With Ken Thompson[b] and others he created UNIX[c], the first portable operating system. Originally it was the system of choice for servers and high-end workstations, but through its clones UNIX has ended up on every Android phone, every iPod, iPhone and iAnything. We live in a UNIX-powered world.
My first contact with UNIX was at university, the Royal Institute of Technology, when I came into contact with their Solaris workstations. Later I would run into another UNIX, Red Hat Linux, based on a UNIX clone written by a Finn that didn't know what he was getting into - Linus Torvalds. I type this on an iPod touch, and If you read this on monochrome.sutic.nu, then it is being served up by a server running a UNIX operating system.
How could UNIX spread so widely? Fans will undoubtedly point to some sort of inherent superiority of the architecture, but there are enough warts in it to make that explanation on its own incredible at best. The explanation I would like to advance has three points:
It was small and simple enough that a single person could implement it. Perhaps not an efficient enough implementation to be practically useful, but it could be done. In contrast, MULTICS[d], the operating system UNIX was intended as a counterpoint to, never went that far despite many good and revolutionary ideas.
It was opened for study. One can get the full, annotated source code in Lions book[e]. While this was originally only for academic use and then further restricted, try that with any other operating system of that age - or any non UNIX-based operating system of today.
It was built to be portable. Operating systems used to be tightly bound to the hardware they controlled and were bundled with. UNIX was not. This made the target market for UNIX huge.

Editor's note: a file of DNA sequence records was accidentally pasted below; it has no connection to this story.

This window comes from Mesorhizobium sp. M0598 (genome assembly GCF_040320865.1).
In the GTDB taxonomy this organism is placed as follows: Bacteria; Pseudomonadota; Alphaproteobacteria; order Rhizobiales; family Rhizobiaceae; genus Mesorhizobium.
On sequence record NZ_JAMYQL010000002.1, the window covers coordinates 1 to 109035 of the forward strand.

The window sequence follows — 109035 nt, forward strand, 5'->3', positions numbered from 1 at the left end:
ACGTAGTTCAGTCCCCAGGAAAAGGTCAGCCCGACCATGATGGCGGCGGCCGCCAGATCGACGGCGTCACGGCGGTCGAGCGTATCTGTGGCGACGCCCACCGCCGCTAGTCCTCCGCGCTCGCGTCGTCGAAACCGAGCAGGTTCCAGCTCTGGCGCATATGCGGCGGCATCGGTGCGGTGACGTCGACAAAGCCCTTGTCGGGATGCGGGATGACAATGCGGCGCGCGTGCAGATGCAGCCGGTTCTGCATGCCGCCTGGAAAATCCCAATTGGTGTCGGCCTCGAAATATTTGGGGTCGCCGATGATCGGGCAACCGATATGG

In order to achieve this, Ritchie had to have a programming language that was clear, concise and portable among system architectures, yet allowed enough bit-twiddling and bare-metal access to make the resulting system viable. Something he also created.
The C programming language[i] was conceived as a system programming language, that is, something to write operating systems in, but it turned out to be useful outside of its original niche and ended up being used for everything from embedded systems programming to applications.
My first contact with C was in the form of two books: "Programming Windows 3.1"[j] by Charles Petzold[k], a book about writing software for Microsoft Windows. I was doing all my programming in Turbo Pascal for Windows, but Pascal and C are close enough relatives that code could be used with only minor modifications. Beyond the purely syntactic, I only remember one modification, and that was the use of the AHIncr function's memory offset to step through memory segments. The second book was "Flights of Fantasy"[l] by Christopher Lampton[m]. After Turbo Pascal, I switched to C++ (a derivative of C) with Borland C++.
Today I do most of my coding in Java, but for the times when you need to really make the machine do precisely what you want with little to no overhead, C is it.
Why was C so successful? I'd say that the reasons are very much the same as for UNIX. C is a small language with few constructs. It is easy to write a half-assed compiler for it. That half-assed compiler can then be used to compile the source for a whole-assed C compiler and so bootstrap the toolchain for a system. It was made for tinkerers. If you know what you're doing, C will let you do it - at your own risk. This was my reason for switching to C++ from Pascal. I was fed up with having to fight the well-meaning limitations built into Pascal. Finally, it was, by design, portable. If you could code in C, you could get a program to run on any system.
Thank you, Dennis Ritchie, for this and everything else. Not only were you brilliant, both in terms of inception and product delivery, you had the guts to set your creations free so that they could be our creations.
Cattle die, kindred die,
Every man is mortal:
But the good name never dies
Of one who has done well.